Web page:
A large UK study of hundreds of thousands of patients taking statins has found an association between starting the lipid-lowering drugs and suffering memory loss within 30 days. But the likely explanation is simply that the prescription leads to seeing the doctor more often, and, therefore, the neurological problem is spotted more frequently – as opposed to the possibility that the drugs themselves cause it.
Dr. Brian Strom, of Rutgers University in Newark, NJ, publishes the findings with co-authors in JAMA Internal Medicine.
A variety of lipid-lowering drugs aside from statins were also linked to memory loss, yet they have different molecular structures, which is what leads the authors to the conclusion that the detection bias – not the agents themselves – is probably what explains the “strong” association.
Starting statins was linked to more acute memory impairments compared with non-use, but this link to statins disappeared when they were compared against non-statin drugs used to lower cholesterol – because these too were associated with more memory problems.
Examples of non-statin drugs included cholestyramine, colestipol hydrochloride, colesevelam, clofibrate, gemfibrozil, fenofibrate and niacin.
“Given the heterogeneity of molecular structures” of these drugs and statins, detection bias “may be more likely” than a causal association, say the authors.
Detection bias is “caused by a higher likelihood of ascertainment of memory loss in patients receiving preventive therapies because of increased physician contact.”
The results of the study reveal a nearly four-fold increase in the risk of developing acute memory loss in the 30 days immediately following the first use of a statin – as compared with non-users of lipid-lowering drugs.
The dose-response analysis also showed a statistically significant trend, the authors add.
The other possibility is that all lipid-lowering drugs lead to a higher risk of memory impairment – but this is less likely than the idea of detection bias because, say the authors, of the differences between these drug classes.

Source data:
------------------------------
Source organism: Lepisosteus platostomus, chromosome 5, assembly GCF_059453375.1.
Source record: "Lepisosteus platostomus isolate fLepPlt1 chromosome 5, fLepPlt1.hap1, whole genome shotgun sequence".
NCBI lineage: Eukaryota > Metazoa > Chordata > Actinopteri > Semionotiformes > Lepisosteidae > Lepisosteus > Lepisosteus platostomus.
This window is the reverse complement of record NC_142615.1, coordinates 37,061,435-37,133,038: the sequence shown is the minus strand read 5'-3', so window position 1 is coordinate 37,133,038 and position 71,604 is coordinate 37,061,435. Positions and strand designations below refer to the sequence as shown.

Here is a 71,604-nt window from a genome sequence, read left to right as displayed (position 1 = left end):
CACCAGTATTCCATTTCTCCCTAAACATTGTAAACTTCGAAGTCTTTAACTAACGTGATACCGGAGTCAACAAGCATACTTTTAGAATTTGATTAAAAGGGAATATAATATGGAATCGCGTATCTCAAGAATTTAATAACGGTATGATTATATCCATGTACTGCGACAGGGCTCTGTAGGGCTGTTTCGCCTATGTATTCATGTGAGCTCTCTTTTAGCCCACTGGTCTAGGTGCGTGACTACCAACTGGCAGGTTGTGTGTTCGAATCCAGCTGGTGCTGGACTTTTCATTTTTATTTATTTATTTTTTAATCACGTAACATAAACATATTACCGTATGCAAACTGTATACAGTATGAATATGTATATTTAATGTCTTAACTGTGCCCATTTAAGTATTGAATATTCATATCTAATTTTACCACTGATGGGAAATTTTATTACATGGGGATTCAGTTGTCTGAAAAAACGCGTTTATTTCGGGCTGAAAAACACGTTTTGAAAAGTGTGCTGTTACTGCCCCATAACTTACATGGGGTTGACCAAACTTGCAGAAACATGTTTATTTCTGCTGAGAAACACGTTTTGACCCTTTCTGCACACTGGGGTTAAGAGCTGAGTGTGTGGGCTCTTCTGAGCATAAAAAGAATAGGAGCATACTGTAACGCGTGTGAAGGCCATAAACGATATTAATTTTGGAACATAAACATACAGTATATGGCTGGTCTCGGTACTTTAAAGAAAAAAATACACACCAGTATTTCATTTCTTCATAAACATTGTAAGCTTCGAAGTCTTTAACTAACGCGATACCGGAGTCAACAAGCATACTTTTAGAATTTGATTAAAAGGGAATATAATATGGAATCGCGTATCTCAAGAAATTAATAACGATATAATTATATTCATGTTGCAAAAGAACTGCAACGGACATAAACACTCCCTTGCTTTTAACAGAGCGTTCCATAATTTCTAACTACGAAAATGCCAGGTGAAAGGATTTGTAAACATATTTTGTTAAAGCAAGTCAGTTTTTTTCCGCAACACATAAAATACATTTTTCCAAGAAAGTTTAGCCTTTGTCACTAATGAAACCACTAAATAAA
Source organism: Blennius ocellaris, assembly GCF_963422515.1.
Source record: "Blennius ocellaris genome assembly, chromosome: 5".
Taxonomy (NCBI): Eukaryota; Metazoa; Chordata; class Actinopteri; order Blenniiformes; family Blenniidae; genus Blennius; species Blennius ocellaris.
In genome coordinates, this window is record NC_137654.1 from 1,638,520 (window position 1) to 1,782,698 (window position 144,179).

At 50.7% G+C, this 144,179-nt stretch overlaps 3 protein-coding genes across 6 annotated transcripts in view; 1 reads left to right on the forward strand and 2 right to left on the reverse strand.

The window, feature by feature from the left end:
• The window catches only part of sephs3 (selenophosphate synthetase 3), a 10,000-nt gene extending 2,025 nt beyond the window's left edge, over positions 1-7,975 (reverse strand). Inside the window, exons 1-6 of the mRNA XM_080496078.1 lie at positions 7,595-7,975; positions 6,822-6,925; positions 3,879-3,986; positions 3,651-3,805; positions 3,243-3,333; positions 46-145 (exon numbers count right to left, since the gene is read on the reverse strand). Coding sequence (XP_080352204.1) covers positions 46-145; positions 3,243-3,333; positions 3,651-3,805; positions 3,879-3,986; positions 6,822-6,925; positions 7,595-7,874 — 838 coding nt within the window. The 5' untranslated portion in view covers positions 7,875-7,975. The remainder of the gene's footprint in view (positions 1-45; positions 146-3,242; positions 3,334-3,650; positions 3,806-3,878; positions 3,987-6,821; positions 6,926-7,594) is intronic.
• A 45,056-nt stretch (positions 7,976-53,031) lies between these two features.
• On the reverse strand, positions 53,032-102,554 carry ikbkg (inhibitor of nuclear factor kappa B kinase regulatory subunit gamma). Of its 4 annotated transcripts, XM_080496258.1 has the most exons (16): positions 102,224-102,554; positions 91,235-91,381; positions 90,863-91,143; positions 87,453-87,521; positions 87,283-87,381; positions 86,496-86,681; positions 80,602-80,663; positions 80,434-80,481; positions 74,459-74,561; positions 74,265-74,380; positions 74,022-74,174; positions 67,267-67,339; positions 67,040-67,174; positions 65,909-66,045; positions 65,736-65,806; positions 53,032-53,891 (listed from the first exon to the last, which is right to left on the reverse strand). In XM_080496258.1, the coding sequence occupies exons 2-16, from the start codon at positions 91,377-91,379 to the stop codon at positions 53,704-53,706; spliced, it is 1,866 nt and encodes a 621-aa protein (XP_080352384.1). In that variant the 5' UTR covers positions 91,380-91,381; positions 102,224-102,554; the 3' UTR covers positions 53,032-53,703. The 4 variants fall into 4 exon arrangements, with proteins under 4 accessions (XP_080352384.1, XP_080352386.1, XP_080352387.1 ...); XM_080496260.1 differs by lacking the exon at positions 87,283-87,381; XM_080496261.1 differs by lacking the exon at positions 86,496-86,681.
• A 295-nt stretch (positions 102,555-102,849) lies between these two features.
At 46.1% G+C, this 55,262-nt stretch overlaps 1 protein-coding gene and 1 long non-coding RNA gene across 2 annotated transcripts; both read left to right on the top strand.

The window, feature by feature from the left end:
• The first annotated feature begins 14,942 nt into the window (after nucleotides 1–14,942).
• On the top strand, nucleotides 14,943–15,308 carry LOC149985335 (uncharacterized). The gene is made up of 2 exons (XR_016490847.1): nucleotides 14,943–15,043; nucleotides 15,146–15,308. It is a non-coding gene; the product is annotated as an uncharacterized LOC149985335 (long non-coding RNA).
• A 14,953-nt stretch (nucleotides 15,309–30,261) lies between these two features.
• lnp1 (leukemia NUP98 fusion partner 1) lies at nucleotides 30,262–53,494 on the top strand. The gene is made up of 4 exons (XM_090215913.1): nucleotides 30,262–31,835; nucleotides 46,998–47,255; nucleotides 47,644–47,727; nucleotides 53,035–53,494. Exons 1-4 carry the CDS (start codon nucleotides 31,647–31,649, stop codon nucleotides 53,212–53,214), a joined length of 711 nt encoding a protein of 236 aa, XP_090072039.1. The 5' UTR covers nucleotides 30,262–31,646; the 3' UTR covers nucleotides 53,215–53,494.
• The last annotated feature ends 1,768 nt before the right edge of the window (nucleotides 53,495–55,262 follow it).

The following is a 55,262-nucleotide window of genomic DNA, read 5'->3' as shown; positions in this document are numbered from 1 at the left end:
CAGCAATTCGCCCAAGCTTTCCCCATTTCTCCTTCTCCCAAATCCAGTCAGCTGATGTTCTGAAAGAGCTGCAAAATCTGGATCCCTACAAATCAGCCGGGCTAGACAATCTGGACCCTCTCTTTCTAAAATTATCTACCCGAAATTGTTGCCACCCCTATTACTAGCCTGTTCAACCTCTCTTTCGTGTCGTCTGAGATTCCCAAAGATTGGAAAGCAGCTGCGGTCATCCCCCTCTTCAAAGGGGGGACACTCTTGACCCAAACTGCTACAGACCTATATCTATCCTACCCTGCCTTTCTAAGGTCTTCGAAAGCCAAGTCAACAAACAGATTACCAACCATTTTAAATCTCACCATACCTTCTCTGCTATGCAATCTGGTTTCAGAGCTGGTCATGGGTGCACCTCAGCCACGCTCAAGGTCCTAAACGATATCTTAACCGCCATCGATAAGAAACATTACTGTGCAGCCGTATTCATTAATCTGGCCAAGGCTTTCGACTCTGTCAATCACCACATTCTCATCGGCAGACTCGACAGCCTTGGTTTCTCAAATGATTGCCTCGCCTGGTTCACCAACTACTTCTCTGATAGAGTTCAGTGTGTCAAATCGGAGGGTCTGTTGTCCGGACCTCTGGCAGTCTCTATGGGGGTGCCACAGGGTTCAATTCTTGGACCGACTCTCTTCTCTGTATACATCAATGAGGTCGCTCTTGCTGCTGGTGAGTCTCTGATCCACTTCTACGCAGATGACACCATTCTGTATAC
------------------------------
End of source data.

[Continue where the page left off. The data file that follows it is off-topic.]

But “we cannot confirm this hypothesis using these data,” they add.
The researchers used medical records from UK GPs, and a total of 482,543 statin users were compared with two control groups: 482,543 non-users of any lipid-lowering drugs and 26,484 users of non-statin classes of medication.
The authors note that, superficially – before testing the other associations – their results appeared to be positive overall for an association between acute memory loss and the use of statins, which would be “consistent with previously published studies.”
But the previous evidence was from descriptions in case reports and case series, or from studies whose “findings have been Inconsistent.” Also, studies of the long-term use of statins have found “either improved memory or no effect.”
Cardiologists behind a paper designed to help with the dilemma of whether or not to start statins – purely as a primary preventive measure (as opposed to the usually simpler decision to use them in secondary prevention, after there has already been a heart attack or stroke) – issued tips for making the decision in March.